Wikipedia’s entry for Lake Huron says that Lac Huron was named by early French explorers after the Huron people inhabiting the region. Lake Huron is the second largest of the Great Lakes and the third largest fresh water lake on earth with a surface area of 23,010 sq mi, a volume of 850 cubic miles and a shoreline length of 3,827 mi.
The Great Lakes Information Network page on Lake Huron pegs it as the 5th largest lake in the world and adds:
- It has the longest shoreline of the Great Lakes, counting the shorelines of its 30,000 islands.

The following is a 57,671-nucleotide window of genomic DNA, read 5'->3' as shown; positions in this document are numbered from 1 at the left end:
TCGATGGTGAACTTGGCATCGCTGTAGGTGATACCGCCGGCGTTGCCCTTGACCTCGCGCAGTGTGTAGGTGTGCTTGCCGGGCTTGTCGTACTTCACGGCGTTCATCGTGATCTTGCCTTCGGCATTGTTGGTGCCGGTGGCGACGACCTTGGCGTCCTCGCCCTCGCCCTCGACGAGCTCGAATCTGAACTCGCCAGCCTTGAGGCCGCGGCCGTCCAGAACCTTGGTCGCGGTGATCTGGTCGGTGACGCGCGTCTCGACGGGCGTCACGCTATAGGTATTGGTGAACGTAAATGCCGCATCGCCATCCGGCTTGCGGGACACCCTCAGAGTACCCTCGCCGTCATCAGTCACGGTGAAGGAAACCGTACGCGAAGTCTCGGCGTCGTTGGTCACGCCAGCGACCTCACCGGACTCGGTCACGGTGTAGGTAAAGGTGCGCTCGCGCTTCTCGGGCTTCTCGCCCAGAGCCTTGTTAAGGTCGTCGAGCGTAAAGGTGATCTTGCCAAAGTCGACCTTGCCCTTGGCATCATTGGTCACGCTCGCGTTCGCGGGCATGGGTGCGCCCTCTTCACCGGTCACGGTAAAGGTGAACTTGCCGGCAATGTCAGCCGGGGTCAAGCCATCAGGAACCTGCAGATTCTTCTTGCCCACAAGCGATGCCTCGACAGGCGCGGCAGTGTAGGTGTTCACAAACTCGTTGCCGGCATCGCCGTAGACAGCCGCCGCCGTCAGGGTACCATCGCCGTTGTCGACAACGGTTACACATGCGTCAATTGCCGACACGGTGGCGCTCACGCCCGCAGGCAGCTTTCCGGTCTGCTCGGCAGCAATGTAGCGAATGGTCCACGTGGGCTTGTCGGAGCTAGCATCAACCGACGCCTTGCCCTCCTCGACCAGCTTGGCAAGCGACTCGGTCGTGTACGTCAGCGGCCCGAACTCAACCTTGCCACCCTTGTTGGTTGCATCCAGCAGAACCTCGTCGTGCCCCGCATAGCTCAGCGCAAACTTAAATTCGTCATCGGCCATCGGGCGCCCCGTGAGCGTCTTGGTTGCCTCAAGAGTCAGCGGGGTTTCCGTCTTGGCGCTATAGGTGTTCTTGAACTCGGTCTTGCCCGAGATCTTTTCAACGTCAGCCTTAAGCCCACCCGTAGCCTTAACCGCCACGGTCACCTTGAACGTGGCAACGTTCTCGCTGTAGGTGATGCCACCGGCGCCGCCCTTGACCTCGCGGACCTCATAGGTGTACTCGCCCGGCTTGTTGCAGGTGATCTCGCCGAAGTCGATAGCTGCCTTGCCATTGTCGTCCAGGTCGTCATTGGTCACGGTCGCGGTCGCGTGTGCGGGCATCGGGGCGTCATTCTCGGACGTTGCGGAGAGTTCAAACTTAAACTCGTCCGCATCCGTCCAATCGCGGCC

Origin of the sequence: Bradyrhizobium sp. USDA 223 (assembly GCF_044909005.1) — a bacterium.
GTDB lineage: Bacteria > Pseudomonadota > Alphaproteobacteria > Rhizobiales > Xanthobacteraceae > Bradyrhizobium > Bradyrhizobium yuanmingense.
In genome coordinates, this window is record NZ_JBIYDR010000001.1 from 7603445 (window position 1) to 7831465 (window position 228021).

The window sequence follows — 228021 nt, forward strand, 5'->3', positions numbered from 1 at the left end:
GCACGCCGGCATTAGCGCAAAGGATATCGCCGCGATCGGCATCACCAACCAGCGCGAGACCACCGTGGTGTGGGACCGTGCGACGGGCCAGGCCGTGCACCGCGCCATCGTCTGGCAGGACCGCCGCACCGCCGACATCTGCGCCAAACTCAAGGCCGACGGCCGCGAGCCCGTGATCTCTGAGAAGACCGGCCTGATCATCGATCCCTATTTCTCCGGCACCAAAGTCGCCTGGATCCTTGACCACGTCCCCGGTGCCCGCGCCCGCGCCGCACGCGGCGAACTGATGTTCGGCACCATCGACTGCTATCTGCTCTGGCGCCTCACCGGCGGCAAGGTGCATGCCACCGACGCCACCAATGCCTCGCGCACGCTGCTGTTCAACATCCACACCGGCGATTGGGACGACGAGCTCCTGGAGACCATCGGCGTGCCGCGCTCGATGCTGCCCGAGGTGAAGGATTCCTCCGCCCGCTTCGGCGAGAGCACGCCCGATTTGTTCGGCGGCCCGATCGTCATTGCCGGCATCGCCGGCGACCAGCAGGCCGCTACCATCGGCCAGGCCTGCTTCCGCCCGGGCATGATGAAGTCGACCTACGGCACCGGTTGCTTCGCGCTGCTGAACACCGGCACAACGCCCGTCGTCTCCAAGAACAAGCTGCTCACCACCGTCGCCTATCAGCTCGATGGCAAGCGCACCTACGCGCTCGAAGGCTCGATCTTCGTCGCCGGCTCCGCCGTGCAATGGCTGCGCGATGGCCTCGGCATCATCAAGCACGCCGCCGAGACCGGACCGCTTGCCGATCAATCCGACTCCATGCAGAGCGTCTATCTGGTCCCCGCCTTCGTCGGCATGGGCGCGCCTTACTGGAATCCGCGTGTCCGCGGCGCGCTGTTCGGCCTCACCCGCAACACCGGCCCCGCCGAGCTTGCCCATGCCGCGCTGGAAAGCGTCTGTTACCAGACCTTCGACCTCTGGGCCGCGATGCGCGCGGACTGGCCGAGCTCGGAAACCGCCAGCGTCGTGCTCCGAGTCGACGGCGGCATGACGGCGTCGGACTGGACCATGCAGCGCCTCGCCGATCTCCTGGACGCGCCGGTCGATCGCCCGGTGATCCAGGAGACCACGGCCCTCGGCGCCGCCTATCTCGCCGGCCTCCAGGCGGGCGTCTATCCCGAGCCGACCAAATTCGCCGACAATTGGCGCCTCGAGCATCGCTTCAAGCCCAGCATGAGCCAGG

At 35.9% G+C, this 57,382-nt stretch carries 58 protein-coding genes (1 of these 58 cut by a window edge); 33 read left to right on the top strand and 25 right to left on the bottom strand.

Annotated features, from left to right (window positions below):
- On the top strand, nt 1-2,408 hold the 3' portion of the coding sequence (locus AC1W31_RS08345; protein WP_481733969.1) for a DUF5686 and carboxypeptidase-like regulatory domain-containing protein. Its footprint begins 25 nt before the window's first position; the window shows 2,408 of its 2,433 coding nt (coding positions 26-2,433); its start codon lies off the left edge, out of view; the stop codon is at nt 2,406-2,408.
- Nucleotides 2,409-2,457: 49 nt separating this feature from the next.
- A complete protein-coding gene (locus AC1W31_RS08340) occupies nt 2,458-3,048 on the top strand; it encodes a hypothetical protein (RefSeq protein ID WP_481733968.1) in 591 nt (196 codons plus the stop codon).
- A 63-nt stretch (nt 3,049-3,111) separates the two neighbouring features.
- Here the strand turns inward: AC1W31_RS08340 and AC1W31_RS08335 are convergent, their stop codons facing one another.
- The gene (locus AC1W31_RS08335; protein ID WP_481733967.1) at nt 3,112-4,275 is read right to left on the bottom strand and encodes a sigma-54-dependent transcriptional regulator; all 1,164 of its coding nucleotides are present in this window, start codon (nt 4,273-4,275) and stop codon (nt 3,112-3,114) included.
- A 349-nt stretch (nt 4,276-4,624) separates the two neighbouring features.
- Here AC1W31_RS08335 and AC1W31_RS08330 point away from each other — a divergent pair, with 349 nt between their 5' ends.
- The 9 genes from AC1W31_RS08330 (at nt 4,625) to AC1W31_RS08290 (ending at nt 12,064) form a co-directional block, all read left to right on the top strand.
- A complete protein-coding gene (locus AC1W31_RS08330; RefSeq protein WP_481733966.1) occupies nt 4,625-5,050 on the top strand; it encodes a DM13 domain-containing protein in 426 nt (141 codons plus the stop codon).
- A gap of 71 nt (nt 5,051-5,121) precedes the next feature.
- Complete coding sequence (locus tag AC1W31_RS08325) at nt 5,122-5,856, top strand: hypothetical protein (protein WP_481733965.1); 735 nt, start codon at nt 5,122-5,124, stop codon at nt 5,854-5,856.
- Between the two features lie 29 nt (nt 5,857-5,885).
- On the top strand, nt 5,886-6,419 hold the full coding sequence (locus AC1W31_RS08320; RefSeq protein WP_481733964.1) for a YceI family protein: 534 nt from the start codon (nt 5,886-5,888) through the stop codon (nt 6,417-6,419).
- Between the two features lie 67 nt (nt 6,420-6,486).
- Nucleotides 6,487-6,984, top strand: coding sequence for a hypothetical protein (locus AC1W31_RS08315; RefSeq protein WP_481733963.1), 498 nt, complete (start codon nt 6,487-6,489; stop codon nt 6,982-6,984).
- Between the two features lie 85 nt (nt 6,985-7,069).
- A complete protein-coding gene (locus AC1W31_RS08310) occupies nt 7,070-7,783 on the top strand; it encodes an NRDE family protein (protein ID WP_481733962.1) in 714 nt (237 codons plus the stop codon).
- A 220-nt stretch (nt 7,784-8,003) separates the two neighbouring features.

- It contains Manitoulin Island, largest freshwater island in the world.
- Georgian Bay and Saginaw Bay are the two largest bays on the Great Lakes.
- Huron was the first of the Great Lakes to be discovered by European explorers. Since its French discoverers knew nothing as yet of the other lakes, they called it La Mer Douce, the sweet or fresh-water sea. A Sanson map in 1656 refers to the lake as Karegnondi, simply meaning “lake” in the Petan Indian language.